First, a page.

Book Review: "Waiting for Daybreak" by Kathryn Cushman
Who needs doctor drama when you have pharmacy crisis?
Paige and Clarissa are two women who work in a small town pharmacy. Both have different goals and pasts they are trying to hide. Paige wants to erase her past that cost her previous job while trying to help out her mother who is very sick. Clarissa wants to move away to the big city and open her own pharmacy but is stuck in the small town. When Clarissa's grandfather hires Paige, Clarissa deems her to be too good to be true and tries to find out Paige's secret. Determined to get away from the family business and into the big city, Clarissa tries to set up Paige and bring her down.
After working in a doctor's office, I have the greatest respect now for pharmacists and this book cemented my respect. I have no clue how they are able to interpret doctors' handwriting. It looks like illegible scrawl done by a chicken sometimes and for the pharmacist to translate it into something that goes into a human body is just amazing. The story in this book involving the misinterpretation of medical drugs and dosage is a timely and important issue. It brings up the question about who is the one at fault? Is it the doctor who wrote down the wrong RX or is it the pharmacist who was merely following what the doctor wrote? The conflict and competition between the two women was very well done. I kept finding myself disliking Clarissa throughout the entire books. Her entrance in the story garnered some sympathy but throughout the book her character just kept irritating me. Her lack of customer service was appalling especially since she seemed not to care about what she was doing.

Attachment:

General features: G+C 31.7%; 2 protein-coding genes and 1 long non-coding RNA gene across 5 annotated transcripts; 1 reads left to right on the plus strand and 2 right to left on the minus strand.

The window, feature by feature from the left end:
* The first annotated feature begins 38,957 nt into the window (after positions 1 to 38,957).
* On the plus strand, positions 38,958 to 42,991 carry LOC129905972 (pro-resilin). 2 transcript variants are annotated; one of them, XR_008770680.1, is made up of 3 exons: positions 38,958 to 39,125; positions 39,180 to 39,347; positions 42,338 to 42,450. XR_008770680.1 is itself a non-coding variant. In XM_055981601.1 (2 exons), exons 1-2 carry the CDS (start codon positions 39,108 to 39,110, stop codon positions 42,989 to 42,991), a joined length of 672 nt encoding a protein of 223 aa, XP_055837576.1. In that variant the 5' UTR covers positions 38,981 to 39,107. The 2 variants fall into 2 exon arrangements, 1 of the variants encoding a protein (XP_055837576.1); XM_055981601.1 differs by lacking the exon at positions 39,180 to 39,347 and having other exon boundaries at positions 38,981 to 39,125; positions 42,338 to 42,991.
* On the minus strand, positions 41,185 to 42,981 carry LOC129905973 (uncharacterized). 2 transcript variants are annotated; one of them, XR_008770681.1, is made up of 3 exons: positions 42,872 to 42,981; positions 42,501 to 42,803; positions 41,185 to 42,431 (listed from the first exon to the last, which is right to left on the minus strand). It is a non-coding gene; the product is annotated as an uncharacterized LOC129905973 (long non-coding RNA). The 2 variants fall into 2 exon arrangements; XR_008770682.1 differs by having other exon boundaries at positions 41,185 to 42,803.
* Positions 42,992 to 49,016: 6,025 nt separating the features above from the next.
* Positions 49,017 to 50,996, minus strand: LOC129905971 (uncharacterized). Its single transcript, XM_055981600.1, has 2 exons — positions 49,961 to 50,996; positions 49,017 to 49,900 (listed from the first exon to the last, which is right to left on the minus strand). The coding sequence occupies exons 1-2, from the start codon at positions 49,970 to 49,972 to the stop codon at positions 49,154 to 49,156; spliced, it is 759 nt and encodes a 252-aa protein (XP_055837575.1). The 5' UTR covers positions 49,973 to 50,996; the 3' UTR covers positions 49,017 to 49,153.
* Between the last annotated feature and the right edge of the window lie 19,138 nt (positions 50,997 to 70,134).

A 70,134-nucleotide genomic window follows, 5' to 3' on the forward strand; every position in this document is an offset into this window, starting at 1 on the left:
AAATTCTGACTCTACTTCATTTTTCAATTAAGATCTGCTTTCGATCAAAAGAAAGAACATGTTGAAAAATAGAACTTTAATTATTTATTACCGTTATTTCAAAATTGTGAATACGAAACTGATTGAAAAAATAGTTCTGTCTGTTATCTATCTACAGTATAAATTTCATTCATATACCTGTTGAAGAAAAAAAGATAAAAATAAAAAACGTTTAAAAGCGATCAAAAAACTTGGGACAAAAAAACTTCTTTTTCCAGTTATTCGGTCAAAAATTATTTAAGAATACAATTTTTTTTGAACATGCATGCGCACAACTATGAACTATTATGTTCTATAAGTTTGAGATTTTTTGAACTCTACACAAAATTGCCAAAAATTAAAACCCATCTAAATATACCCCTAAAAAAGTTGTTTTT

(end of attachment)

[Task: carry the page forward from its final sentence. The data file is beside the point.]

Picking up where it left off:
On the other hand I liked Paige very much. I felt sorry for her and I wanted her to rise above what she was doing. Her customer service was what people need when they go to a small town pharmacy. She had incredible patience for the rude customers and handled them better than I ever could! The only real problem I had with this book was I felt that if everyone had been upfront from the beginning, all the drama and problems in the story could have been avoided. Of course that means much of the story would have been eliminated then. It's just sometimes I feel that the characters make things harder for themselves when they don't divulge necessary information. With this story, if the two women had just told each other even just a little bit about their ambitions, they probably would have been good friends from the beginning and would try to help each other to succeed in what they really wanted. Overall, I liked the story very much. It was my first book by Kathryn Cushman and I would say her books are comparable to that of Karen Kingsbury. I'm looking forward to what she has to offer in the future.